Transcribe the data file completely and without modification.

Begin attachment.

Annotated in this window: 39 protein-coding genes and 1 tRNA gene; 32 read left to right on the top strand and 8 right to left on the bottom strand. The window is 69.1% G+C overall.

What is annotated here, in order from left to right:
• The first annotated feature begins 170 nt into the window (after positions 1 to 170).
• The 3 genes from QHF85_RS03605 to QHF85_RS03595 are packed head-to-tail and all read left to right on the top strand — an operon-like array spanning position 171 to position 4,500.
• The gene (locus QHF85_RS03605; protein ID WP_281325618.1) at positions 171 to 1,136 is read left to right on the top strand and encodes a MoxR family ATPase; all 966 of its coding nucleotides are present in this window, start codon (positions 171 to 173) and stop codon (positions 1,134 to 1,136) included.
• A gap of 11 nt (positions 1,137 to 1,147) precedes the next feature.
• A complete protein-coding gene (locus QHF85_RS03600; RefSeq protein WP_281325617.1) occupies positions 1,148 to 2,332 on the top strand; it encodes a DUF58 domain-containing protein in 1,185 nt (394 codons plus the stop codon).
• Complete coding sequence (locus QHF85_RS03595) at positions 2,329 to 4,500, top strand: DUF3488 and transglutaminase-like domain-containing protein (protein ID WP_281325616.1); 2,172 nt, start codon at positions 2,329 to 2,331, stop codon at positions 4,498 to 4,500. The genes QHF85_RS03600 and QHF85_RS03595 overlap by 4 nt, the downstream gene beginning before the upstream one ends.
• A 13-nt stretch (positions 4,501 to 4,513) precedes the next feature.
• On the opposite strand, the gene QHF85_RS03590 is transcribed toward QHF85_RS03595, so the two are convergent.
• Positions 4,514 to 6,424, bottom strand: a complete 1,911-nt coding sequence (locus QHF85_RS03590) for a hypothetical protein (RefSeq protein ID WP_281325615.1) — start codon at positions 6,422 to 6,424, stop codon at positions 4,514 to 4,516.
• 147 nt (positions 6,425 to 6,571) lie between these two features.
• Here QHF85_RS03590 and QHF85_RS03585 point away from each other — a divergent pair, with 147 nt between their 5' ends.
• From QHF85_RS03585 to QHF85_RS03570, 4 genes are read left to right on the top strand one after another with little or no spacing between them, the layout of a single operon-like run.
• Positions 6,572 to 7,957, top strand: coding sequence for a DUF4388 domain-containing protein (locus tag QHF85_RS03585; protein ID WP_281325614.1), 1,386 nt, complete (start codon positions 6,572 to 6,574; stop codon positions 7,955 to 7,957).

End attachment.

Annotated in this window: 39 protein-coding genes and 1 tRNA gene; 32 read left to right on the top strand and 8 right to left on the bottom strand. The window is 69.1% G+C overall.

What is annotated here, in order from left to right:
• The first annotated feature begins 170 nt into the window (after positions 1 to 170).
• The 3 genes from QHF85_RS03605 to QHF85_RS03595 are packed head-to-tail and all read left to right on the top strand — an operon-like array spanning position 171 to position 4,500.
• The gene (locus QHF85_RS03605; protein ID WP_281325618.1) at positions 171 to 1,136 is read left to right on the top strand and encodes a MoxR family ATPase; all 966 of its coding nucleotides are present in this window, start codon (positions 171 to 173) and stop codon (positions 1,134 to 1,136) included.
• A gap of 11 nt (positions 1,137 to 1,147) precedes the next feature.
• A complete protein-coding gene (locus QHF85_RS03600; RefSeq protein WP_281325617.1) occupies positions 1,148 to 2,332 on the top strand; it encodes a DUF58 domain-containing protein in 1,185 nt (394 codons plus the stop codon).
• Complete coding sequence (locus QHF85_RS03595) at positions 2,329 to 4,500, top strand: DUF3488 and transglutaminase-like domain-containing protein (protein ID WP_281325616.1); 2,172 nt, start codon at positions 2,329 to 2,331, stop codon at positions 4,498 to 4,500. The genes QHF85_RS03600 and QHF85_RS03595 overlap by 4 nt, the downstream gene beginning before the upstream one ends.
• A 13-nt stretch (positions 4,501 to 4,513) precedes the next feature.
• On the opposite strand, the gene QHF85_RS03590 is transcribed toward QHF85_RS03595, so the two are convergent.
• Positions 4,514 to 6,424, bottom strand: a complete 1,911-nt coding sequence (locus QHF85_RS03590) for a hypothetical protein (RefSeq protein ID WP_281325615.1) — start codon at positions 6,422 to 6,424, stop codon at positions 4,514 to 4,516.
• 147 nt (positions 6,425 to 6,571) lie between these two features.
• Here QHF85_RS03590 and QHF85_RS03585 point away from each other — a divergent pair, with 147 nt between their 5' ends.
• From QHF85_RS03585 to QHF85_RS03570, 4 genes are read left to right on the top strand one after another with little or no spacing between them, the layout of a single operon-like run.
• Positions 6,572 to 7,957, top strand: coding sequence for a DUF4388 domain-containing protein (locus tag QHF85_RS03585; protein ID WP_281325614.1), 1,386 nt, complete (start codon positions 6,572 to 6,574; stop codon positions 7,955 to 7,957).